Circular reasoning.. you do have a desired socio-economic result: "a free society where as many different ideas of what the ideal society is as possible can be tried and where ideas can succeed on their merits."

FWIW, I totally concur. That is also the kind of society I want to live in. We just differ radically on how to get there.

In my opinion the biggest threat to our common ideal is not the (frequently selfless) efforts of the thousands of people out there fighting for equal opportunity and access to free education and healthcare as you seem to fear but the efforts of large corporations trying to milk a market to their own advantage.  Since you seem to have no aversion to the concept of monopolies, let's widen the term to include market consolidation. I assume you accept that there has been a huge drift towards market consolidation over the course of the last fifty years. Disruptive technologies aside, do you not see any dangers in this?  There are so many examples out there I am not sure where to start. A lot of my business is in the automobile industry (German). It's not much fun being a supplier to the OEMs, believe me. You have zilch bargaining power and the only response and, quite often, the only way to survive, is to consolidate with other suppliers to increase your own bargaining power. You either accept their terms or you are out of business.

Another example, a current one as it turns out, as we had our dishwasher here in Auckland repaired today. The Chinese guy who repaired it said it was nearing the end of its life and sooner or later we would be forced to replace it. "But don't buy an expensive one. Buy a cheap one. They are all the same on the inside. And all new ones have a shorter life than the old ones. Cheap just means noisier."
I happen to know he is right. According to a report I did recently there are only three suppliers of front panel systems for dishwashers worldwide. Due to the oligopoly in the market they are purposely building machines with shorter lives. How can this possibly be good for the consumer - or the environment for that matter?

Or what about Nestle buying up the rights to water wells in Africa in order to sell their bottled water to a captive market - water wells that traditionally were seen as common property? Or US Pharma's pressure on the US government to force open the UK health market under a post-Brexit trade deal? How can such moves possibly be conducive to the common good or creating a free society?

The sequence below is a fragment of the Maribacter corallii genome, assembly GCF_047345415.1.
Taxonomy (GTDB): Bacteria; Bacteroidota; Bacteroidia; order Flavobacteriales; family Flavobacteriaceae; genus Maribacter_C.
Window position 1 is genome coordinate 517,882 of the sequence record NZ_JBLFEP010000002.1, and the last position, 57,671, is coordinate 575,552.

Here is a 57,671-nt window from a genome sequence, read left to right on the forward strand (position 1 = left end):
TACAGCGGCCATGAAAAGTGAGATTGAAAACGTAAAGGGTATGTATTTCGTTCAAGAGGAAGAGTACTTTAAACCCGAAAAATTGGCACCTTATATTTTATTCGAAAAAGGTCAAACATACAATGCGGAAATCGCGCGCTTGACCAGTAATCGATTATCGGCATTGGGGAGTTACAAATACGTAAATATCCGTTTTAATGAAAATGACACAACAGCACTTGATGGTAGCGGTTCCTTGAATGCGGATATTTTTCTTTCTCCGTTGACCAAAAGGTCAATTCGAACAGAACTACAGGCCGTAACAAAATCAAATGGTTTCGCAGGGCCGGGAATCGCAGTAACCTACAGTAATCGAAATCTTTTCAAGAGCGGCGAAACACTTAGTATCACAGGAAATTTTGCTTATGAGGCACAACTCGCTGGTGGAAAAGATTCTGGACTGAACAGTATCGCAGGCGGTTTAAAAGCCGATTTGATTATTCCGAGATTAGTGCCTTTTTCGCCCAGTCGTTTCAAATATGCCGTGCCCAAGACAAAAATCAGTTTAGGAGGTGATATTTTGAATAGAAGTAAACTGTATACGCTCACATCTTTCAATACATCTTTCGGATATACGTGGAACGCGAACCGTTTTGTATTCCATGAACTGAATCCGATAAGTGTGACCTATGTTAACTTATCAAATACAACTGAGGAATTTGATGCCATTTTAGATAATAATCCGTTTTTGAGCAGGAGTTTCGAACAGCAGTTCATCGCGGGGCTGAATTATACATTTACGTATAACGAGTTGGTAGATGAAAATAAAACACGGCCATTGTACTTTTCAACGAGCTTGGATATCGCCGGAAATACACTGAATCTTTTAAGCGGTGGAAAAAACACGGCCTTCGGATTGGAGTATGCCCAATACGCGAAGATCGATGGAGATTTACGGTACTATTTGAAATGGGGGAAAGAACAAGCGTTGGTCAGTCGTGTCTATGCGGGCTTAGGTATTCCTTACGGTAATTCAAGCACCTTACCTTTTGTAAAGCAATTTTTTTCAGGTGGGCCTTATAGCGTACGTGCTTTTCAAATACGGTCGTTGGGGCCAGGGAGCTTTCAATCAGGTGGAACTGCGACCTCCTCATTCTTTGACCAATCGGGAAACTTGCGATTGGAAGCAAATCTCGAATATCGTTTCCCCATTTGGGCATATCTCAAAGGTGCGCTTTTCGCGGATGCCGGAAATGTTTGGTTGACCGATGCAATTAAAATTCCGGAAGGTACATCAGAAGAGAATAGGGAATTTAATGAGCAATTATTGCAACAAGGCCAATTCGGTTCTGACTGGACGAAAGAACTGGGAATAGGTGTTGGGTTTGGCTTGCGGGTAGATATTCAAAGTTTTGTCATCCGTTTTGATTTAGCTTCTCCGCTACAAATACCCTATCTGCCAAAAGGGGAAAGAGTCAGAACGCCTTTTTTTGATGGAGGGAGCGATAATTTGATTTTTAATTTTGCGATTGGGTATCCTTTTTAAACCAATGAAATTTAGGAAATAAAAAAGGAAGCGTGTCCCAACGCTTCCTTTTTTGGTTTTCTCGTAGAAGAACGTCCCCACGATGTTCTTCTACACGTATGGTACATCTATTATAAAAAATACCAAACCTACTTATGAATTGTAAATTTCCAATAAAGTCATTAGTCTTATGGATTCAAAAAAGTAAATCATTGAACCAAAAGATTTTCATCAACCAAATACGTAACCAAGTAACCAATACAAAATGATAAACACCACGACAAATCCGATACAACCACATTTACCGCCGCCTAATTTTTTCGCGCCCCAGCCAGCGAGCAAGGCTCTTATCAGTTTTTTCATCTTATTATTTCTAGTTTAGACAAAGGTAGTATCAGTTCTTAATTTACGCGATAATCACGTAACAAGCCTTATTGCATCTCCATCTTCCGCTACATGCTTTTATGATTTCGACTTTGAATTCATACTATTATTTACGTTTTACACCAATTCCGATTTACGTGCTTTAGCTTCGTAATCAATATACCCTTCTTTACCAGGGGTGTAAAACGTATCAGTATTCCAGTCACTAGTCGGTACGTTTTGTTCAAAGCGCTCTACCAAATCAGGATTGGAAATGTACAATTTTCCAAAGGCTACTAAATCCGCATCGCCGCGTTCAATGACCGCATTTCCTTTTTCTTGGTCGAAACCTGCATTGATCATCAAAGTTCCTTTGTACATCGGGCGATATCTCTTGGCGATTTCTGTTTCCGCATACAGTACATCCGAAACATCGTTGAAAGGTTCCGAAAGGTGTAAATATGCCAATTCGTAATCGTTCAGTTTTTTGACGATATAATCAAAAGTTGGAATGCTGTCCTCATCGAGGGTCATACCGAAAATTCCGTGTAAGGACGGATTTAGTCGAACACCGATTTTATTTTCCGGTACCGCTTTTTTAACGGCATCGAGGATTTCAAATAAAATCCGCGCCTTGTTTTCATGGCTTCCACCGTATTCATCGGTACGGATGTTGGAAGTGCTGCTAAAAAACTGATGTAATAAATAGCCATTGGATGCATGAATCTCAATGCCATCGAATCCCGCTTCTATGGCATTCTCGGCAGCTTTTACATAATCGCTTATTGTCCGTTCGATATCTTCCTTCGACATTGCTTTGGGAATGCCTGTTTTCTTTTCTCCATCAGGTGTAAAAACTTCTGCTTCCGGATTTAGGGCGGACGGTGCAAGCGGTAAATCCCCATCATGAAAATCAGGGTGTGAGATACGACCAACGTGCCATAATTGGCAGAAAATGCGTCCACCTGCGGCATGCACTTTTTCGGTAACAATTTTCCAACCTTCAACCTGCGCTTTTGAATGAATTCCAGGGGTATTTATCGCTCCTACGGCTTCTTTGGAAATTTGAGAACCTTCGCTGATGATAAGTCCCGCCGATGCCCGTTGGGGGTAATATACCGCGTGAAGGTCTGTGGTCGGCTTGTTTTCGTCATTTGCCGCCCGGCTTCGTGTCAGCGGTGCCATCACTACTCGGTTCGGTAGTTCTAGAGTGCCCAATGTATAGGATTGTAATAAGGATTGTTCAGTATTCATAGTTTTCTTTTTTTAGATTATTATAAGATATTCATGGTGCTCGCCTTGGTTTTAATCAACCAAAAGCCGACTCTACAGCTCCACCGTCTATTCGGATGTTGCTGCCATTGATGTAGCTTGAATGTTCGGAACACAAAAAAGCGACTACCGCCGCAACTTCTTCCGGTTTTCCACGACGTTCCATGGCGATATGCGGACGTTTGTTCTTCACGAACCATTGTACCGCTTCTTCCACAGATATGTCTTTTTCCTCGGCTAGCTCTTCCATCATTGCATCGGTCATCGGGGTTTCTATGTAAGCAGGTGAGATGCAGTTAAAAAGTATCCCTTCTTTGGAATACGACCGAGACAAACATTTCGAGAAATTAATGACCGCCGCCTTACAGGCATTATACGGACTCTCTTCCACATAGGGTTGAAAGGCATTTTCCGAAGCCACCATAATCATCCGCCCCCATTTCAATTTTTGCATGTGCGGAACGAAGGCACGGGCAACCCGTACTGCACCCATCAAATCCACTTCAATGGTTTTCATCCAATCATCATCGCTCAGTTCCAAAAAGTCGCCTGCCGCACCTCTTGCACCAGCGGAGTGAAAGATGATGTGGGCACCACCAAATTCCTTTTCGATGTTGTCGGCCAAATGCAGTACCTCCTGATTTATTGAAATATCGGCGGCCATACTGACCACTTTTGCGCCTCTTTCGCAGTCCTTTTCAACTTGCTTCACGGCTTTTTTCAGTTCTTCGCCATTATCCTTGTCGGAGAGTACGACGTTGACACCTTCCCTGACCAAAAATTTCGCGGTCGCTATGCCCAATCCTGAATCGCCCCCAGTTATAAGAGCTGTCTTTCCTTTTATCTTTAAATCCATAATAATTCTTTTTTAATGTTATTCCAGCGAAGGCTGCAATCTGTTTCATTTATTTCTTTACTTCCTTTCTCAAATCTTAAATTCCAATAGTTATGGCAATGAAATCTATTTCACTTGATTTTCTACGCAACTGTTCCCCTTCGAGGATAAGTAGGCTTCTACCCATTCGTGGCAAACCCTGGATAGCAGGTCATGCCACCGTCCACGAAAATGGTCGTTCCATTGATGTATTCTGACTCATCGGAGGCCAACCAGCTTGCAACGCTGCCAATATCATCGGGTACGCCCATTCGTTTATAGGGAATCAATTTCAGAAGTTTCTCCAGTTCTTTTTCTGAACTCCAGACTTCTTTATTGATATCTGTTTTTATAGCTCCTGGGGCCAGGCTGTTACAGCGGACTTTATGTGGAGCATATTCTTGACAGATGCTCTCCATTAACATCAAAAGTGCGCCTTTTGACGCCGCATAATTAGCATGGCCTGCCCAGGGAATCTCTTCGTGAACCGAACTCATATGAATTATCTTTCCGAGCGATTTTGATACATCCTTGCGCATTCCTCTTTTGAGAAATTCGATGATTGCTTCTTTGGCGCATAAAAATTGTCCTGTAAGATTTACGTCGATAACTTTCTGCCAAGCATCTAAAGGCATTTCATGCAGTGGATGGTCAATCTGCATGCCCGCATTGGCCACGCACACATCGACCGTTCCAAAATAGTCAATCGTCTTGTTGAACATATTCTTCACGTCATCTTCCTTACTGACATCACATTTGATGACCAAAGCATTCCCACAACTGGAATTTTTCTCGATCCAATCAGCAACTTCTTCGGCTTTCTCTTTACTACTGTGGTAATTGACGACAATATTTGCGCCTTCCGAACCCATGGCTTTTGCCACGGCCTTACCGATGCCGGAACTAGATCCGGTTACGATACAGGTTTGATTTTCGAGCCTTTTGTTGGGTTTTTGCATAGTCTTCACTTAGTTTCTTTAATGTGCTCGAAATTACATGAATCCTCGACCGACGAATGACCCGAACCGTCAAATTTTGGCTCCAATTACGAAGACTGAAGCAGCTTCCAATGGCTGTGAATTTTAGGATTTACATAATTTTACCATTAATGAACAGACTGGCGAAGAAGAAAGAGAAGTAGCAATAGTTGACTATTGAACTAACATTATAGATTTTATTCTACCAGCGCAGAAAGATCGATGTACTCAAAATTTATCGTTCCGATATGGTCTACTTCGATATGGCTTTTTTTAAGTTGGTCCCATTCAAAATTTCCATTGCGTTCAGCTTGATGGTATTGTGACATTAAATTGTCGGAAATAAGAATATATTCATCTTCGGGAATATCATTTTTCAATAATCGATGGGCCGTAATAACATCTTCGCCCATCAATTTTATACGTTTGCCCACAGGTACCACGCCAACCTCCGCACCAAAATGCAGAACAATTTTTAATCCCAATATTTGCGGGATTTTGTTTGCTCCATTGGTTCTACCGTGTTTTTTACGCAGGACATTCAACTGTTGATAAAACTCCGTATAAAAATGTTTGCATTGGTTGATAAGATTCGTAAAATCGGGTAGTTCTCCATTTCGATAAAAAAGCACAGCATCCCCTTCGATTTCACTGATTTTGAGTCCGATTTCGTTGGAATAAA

And no I do not think corporations are evil beings. Like markets they are not sentient and therefore lack one of the essential ingredients of being evil. Nor do I think the people running them are evil beings, though I guess they could qualify as being sentient. I know a lot of corporate managers. They are nice people doing the best job they can given the circumstances. Corporations are merely systems reacting to systemic parameters. It is what they do. Taxes are low in the Caymans? Let's move there. Production constraints are low in China? Let's move there. This is why government and concerted international regulation is paramount.

If you think government regulation is not very frequently to the benefit of the consumer you are being intentionally obscurantist. Moreover, if you think there is not some kind of marriage of forces between government regulation and private sector corporate interests, you also being more naive than I hold you for. The point is keeping these forces in balance to their mutual benefit.

Which brings us to the one point on which we might possible readily agree. The abuse of power (public and/or private sector) to artificially kill off any competition. Why you ascribe such abuse solely to the public sector and not the private sector beats me. I know you are a great fan of rights, something I admire most about you. But I fail to understand how removing the institutions in place to uphold these rights can be of any benefit to anyone.

Sounds more like a fast track to a Hobbesian dystopia to me.

 

I agree with nearly everything you've said (I used to sell services to microsoft, they told you the price you would offer to them).

I also appreciate the opportunity to search out this:

NoEnzLefttoSplit

NoEnzLefttoSplit Avatar

Gender: Male


Posted: Dec 2, 2019 - 9:24pm



 Lazy8 wrote:


....
I want to live in a free society—one where as many different ideas of what the ideal society is as possible can be tried, and where ideas succeed on their merits.

I don't have a desired socio-economic result. Creative people have always surprised me by accomplishing so much more than I can imagine—I'd rather just let them create and thrive on the results.

I also don't possess the conceit that if I had a desired outcome I could successfully plan for it, that my predictions would come true, or that I—or anyone—has the wisdom to plan the lives of others. I certainly don't claim the right to plan the lives of others, and I wish others would quit claiming the right to plan mine.
 

Circular reasoning.. you do have a desired socio-economic result: "a free society where as many different ideas of what the ideal society is as possible can be tried and where ideas can succeed on their merits."

FWIW, I totally concur. That is also the kind of society I want to live in. We just differ radically on how to get there.